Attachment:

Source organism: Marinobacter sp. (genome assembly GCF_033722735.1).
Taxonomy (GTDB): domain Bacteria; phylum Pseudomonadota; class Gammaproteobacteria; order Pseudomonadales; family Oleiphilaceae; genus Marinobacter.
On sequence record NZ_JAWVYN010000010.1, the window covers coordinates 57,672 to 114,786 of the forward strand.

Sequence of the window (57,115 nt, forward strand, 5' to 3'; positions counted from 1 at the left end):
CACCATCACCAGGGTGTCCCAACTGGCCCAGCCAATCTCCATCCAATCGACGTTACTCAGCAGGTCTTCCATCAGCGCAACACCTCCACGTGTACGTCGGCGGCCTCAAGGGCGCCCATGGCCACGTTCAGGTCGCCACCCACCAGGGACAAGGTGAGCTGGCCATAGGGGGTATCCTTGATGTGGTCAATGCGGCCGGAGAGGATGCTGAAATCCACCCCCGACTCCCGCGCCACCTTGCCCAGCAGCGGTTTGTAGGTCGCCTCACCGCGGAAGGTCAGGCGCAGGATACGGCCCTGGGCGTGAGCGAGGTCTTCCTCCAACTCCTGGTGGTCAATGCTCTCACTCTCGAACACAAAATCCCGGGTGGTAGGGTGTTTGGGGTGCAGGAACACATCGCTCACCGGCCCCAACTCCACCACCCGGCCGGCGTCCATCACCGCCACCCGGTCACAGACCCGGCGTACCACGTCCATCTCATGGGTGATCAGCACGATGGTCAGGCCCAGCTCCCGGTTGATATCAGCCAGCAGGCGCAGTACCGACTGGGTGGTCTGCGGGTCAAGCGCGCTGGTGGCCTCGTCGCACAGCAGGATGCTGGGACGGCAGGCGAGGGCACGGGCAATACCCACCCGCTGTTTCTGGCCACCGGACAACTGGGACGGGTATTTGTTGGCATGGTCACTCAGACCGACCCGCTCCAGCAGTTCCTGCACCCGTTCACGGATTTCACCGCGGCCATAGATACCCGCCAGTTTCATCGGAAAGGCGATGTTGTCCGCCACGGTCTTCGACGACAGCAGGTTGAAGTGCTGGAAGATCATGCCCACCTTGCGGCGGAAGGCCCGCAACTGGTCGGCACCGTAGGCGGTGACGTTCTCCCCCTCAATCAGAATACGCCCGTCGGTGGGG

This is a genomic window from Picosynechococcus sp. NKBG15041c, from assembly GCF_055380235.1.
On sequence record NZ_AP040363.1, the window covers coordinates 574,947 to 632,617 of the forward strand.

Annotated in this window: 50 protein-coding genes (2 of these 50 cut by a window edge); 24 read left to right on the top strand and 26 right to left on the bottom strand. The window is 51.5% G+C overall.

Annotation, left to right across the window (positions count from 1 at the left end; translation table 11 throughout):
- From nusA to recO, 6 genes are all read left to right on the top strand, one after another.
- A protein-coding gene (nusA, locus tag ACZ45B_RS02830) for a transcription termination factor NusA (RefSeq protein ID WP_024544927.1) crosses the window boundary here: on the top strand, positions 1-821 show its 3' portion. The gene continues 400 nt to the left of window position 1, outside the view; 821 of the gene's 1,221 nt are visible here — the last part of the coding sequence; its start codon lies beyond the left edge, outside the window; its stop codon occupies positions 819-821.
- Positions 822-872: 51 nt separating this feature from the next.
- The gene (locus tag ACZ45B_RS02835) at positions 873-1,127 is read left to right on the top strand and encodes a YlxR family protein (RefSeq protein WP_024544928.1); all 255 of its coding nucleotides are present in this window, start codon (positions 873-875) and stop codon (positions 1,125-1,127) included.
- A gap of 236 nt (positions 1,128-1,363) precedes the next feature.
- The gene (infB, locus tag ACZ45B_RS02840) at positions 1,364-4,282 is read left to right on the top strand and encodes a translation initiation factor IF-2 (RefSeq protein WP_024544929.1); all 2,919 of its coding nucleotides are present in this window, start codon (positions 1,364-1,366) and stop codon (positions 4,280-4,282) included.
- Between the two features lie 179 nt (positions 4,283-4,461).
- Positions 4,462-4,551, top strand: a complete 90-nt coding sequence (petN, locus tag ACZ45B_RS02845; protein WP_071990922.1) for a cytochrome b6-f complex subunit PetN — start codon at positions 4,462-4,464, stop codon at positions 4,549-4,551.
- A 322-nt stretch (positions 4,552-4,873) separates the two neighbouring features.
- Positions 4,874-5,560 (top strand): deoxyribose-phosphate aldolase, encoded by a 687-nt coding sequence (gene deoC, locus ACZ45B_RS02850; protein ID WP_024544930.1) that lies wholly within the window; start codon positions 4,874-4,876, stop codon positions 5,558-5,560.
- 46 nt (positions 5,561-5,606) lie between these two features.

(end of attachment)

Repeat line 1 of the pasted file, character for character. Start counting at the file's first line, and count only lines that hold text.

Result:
Source organism: Marinobacter sp. (genome assembly GCF_033722735.1).